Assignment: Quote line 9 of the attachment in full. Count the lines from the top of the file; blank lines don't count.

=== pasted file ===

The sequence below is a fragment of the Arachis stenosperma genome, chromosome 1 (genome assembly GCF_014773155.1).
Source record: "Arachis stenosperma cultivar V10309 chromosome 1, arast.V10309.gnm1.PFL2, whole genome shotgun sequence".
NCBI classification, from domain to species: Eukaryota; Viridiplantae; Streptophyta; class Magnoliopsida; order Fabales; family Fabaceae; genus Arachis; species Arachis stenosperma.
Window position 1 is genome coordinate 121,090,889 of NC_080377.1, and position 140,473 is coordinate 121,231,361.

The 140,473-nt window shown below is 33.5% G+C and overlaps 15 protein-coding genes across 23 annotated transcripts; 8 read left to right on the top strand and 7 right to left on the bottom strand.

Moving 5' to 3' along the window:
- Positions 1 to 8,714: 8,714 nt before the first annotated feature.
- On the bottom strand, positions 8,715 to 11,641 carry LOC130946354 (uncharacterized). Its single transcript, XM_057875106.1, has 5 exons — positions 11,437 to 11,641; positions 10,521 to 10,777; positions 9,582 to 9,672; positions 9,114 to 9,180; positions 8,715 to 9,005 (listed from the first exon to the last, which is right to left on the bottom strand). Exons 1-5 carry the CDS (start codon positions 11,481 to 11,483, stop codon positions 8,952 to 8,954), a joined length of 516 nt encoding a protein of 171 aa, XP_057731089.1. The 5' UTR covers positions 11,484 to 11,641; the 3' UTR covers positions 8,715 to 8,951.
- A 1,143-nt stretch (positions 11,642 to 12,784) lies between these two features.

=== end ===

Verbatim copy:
- A 1,143-nt stretch (positions 11,642 to 12,784) lies between these two features.